This tragedy took place in the afternoon on which there was good visibility. The driver of the bus was apparently driving in the westerly direction and was making a left turn into the transit depo there. The bike struck the back area of the bus and tragically burst into flames, killing the rider. Georgia Good Samaritans heroically tried to put out the fire with their own jackets, but they were unable to do so. As noted previously, the rider may have accelerated before hitting the bus or the bus may have needed to wait before turning. The bus driver was able to get out of the bus after the crash and cried out for help. She was taken to the hospital, but her condition is unknown.

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iStock_000006752189XSmallMany of us can relate to losing concentration for a moment while driving or riding. This is a moment we have all had on the road in which our eyes move away from the road ahead, or something causes us to end up on the rumble strip for a second. In that second, so much can happen, including a devastating and fatal bike crash. Such motorcycle crashes have happened in and around Atlanta. On a stretch of road across the country in San Diego, a young Marine was riding when he overcorrected seeking to avoid an oncoming vehicle. This move turned fatal, and tragically he lost his life. Riding his Triumph bike, he drifted into the oncoming lane of traffic. Once he overcorrected, he ended up on the shoulder, hit a boulder and was thrown from his bike. He had two young kids and a wife who has lost him way too soon. His riding and military families are in mourning for this father of two and one on the way.

Riders know that overcorrection can be a major hazard for experienced and inexperienced drivers. This is a hazard that riders train for, but once it occurs, it is difficult to get out of the consequences, which in this case were terrible. In his piece in the New York Times several years ago, titled “Motorcycle School, Be Very Afraid,” one author shares the key take aways learned in his riding course. These included common sense advice like do not ride if you are in a hurry; do not ride if you are thinking about something else; never remove your focus from the road in front of you, and; NEVER become overconfident. In short, he concludes, its ok to be afraid, that can keep you safe. It is not easy in this complex world we live in to maintain concentration at all times when riding, but it is so important for rider safety.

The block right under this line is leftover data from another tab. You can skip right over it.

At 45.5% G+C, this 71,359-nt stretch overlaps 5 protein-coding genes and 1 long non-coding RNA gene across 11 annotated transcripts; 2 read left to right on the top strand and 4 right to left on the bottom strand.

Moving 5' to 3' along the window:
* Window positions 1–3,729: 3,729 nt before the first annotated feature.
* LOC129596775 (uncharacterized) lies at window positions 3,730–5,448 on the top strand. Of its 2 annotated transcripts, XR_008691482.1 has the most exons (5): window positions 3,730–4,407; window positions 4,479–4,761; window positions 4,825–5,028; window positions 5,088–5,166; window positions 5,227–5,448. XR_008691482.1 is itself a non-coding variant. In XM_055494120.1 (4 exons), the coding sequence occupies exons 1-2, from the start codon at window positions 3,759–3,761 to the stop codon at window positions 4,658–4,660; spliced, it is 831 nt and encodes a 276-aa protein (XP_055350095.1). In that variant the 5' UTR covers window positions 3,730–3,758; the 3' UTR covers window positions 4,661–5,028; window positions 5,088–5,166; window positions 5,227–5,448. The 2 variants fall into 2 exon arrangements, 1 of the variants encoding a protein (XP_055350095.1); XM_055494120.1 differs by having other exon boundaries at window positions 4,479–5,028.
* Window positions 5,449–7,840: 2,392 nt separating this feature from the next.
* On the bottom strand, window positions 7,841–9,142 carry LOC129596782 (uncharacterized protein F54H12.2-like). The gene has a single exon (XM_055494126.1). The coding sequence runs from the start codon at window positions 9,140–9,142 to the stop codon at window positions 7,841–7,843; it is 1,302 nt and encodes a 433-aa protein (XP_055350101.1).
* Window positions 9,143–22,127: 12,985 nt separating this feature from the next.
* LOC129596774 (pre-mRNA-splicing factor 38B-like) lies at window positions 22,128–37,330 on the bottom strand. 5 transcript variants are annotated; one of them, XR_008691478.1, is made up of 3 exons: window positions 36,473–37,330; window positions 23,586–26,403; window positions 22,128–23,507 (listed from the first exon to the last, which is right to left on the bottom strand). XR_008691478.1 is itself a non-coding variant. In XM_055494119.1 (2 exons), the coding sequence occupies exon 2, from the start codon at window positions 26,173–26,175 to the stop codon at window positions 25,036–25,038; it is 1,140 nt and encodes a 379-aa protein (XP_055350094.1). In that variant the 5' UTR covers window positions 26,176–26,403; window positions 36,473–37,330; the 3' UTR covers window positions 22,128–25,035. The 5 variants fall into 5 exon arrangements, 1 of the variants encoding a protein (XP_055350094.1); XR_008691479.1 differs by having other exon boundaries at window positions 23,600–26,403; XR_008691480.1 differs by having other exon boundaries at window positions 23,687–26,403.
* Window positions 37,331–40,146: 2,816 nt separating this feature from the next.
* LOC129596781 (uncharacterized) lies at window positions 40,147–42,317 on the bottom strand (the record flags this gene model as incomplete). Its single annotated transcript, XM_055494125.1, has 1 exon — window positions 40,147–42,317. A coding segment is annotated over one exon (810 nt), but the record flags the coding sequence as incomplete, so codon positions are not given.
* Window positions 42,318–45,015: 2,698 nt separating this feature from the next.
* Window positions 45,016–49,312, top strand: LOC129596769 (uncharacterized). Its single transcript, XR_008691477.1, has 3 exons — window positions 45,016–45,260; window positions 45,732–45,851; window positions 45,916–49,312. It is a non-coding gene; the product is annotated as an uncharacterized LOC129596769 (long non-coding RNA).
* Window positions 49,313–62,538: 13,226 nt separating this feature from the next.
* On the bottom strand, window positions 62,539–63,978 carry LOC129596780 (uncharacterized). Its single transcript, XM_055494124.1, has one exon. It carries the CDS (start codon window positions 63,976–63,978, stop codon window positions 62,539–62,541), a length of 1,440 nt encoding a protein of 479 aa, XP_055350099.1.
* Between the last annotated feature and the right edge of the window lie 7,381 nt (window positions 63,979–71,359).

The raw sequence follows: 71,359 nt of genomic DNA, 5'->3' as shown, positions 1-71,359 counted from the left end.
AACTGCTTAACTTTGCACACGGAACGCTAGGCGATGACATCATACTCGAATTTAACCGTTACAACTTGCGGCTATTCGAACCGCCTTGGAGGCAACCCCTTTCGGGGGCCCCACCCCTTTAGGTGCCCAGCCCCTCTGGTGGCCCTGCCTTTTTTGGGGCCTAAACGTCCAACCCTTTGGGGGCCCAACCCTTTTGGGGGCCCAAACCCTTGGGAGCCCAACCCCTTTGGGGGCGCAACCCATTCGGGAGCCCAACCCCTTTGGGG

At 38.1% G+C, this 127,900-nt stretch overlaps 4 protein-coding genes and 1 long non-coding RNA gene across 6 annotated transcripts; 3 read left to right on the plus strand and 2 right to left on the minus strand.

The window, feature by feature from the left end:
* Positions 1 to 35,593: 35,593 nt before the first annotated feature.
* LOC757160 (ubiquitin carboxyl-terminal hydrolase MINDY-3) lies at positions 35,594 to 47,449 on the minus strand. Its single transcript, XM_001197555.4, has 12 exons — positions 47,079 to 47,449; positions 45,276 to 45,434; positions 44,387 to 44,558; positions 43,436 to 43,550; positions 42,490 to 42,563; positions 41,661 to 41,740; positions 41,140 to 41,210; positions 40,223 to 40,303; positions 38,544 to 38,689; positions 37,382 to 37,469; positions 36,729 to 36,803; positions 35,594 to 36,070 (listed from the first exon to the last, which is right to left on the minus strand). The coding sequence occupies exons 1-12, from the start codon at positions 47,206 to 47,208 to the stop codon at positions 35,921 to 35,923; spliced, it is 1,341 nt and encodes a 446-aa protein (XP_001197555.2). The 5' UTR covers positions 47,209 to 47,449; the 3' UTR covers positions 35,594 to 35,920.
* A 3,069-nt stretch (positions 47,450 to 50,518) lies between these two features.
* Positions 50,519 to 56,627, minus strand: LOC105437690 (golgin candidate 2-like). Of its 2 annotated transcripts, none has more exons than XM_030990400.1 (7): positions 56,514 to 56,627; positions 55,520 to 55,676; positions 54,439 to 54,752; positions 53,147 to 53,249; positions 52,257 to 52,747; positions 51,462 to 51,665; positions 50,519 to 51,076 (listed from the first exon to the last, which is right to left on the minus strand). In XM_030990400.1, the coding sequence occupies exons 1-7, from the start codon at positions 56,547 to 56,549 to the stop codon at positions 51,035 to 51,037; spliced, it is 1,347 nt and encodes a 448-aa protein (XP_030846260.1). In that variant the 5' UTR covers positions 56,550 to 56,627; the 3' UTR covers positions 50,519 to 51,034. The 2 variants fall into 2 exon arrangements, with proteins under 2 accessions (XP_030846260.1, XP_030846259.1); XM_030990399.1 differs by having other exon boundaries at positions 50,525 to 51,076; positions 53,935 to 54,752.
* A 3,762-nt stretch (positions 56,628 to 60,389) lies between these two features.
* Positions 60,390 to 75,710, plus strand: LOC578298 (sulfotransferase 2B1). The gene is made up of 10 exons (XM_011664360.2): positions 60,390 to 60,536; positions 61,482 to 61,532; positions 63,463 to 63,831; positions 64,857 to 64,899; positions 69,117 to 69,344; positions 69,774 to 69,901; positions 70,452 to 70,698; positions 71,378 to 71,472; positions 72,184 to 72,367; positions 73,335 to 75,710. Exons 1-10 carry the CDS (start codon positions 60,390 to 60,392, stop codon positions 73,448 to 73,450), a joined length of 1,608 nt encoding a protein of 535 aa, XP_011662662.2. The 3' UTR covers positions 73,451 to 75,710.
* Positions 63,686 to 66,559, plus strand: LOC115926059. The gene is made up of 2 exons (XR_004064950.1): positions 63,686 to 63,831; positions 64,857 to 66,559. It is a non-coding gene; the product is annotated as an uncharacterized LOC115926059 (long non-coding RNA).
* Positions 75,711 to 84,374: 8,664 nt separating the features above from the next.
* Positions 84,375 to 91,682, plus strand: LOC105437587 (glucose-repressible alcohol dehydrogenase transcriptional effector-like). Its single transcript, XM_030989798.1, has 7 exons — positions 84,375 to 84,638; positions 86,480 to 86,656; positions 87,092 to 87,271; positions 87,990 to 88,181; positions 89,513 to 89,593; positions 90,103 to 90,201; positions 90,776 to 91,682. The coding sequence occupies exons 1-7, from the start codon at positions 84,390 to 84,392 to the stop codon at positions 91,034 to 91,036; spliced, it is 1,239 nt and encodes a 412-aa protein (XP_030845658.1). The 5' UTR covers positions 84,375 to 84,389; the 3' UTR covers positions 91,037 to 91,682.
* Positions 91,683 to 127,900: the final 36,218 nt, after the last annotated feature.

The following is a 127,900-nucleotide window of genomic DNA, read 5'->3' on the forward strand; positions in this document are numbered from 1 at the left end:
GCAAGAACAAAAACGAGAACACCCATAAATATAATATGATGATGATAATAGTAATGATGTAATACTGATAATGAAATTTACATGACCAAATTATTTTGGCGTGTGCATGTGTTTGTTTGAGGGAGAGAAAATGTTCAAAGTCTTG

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fallTime and time again, we have written about drivers of caged vehicles who cause serious accidents, injuries and fatalities to motorcycle riders. Over many years, patterns have emerged and worsened as drivers become more and more distracted and do not look carefully at the road or their surroundings. The visibility of a motorcycle and rider are key to rider safety. Riders can do all they can to be visible, but if a driver doesn’t pay attention and concentrate, a rider’s safety can be sacrificed.

We know that intersections are fraught with danger for motorcycle riders. Statistically, inattentive cagers who drive into an intersection to make a left turn can present a serious threat to riders. When a driver fails to yield the right of way to oncoming motorcycles or other vehicles and makes the turn, disastrous results can occur. Georgia riders have had their share of tragedy caused by failures to yield. Georgia law is clear in this regard. The Official Code of Georgia Annotated section 40-6-71 states that a driver attempting to make a turn in an intersection must yield to vehicles approaching. Drivers making a turn must quickly assess whether an oncoming vehicle is close enough so that turning would be hazardous. In my law practice, I have represented many motorcycle accident victims who have been struck by caged drivers because the drivers failed to see them.  Continue reading →

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scooters_2Georgia riders likely know that throughout our state we not only have great rides, but also great resources. Motorcycle enthusiasts are a unique community with a strong commitment to riding on the open road and also doing that safely and securely. Georgia’s Department of Driver Services (GDDS) has great programs for rider safety and training. Rider education sites around Georgia are easy to locate on the GDDS website and offer support to both experienced riders and new riders too.